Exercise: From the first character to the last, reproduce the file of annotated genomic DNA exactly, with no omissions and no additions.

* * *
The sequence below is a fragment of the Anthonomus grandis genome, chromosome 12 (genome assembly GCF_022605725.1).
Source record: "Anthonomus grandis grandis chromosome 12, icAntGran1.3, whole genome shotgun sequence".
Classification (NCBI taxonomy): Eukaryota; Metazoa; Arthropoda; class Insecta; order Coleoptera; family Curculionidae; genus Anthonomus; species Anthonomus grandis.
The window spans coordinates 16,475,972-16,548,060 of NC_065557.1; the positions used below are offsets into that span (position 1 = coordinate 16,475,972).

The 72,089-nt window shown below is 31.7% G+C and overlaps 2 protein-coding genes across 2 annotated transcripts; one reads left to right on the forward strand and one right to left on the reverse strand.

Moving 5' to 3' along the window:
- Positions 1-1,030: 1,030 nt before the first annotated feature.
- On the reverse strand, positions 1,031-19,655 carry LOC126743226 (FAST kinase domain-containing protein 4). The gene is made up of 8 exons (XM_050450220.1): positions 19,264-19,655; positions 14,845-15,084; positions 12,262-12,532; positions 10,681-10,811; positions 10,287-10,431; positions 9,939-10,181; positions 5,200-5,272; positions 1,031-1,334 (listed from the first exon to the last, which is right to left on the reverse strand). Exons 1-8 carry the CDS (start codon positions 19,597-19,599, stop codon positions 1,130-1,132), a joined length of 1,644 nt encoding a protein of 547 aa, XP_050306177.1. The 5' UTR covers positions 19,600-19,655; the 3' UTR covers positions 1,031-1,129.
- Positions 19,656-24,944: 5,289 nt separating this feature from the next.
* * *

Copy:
The sequence below is a fragment of the Anthonomus grandis genome, chromosome 12 (genome assembly GCF_022605725.1).
Source record: "Anthonomus grandis grandis chromosome 12, icAntGran1.3, whole genome shotgun sequence".
Classification (NCBI taxonomy): Eukaryota; Metazoa; Arthropoda; class Insecta; order Coleoptera; family Curculionidae; genus Anthonomus; species Anthonomus grandis.
The window spans coordinates 16,475,972-16,548,060 of NC_065557.1; the positions used below are offsets into that span (position 1 = coordinate 16,475,972).

The 72,089-nt window shown below is 31.7% G+C and overlaps 2 protein-coding genes across 2 annotated transcripts; one reads left to right on the forward strand and one right to left on the reverse strand.

Moving 5' to 3' along the window:
- Positions 1-1,030: 1,030 nt before the first annotated feature.
- On the reverse strand, positions 1,031-19,655 carry LOC126743226 (FAST kinase domain-containing protein 4). The gene is made up of 8 exons (XM_050450220.1): positions 19,264-19,655; positions 14,845-15,084; positions 12,262-12,532; positions 10,681-10,811; positions 10,287-10,431; positions 9,939-10,181; positions 5,200-5,272; positions 1,031-1,334 (listed from the first exon to the last, which is right to left on the reverse strand). Exons 1-8 carry the CDS (start codon positions 19,597-19,599, stop codon positions 1,130-1,132), a joined length of 1,644 nt encoding a protein of 547 aa, XP_050306177.1. The 5' UTR covers positions 19,600-19,655; the 3' UTR covers positions 1,031-1,129.
- Positions 19,656-24,944: 5,289 nt separating this feature from the next.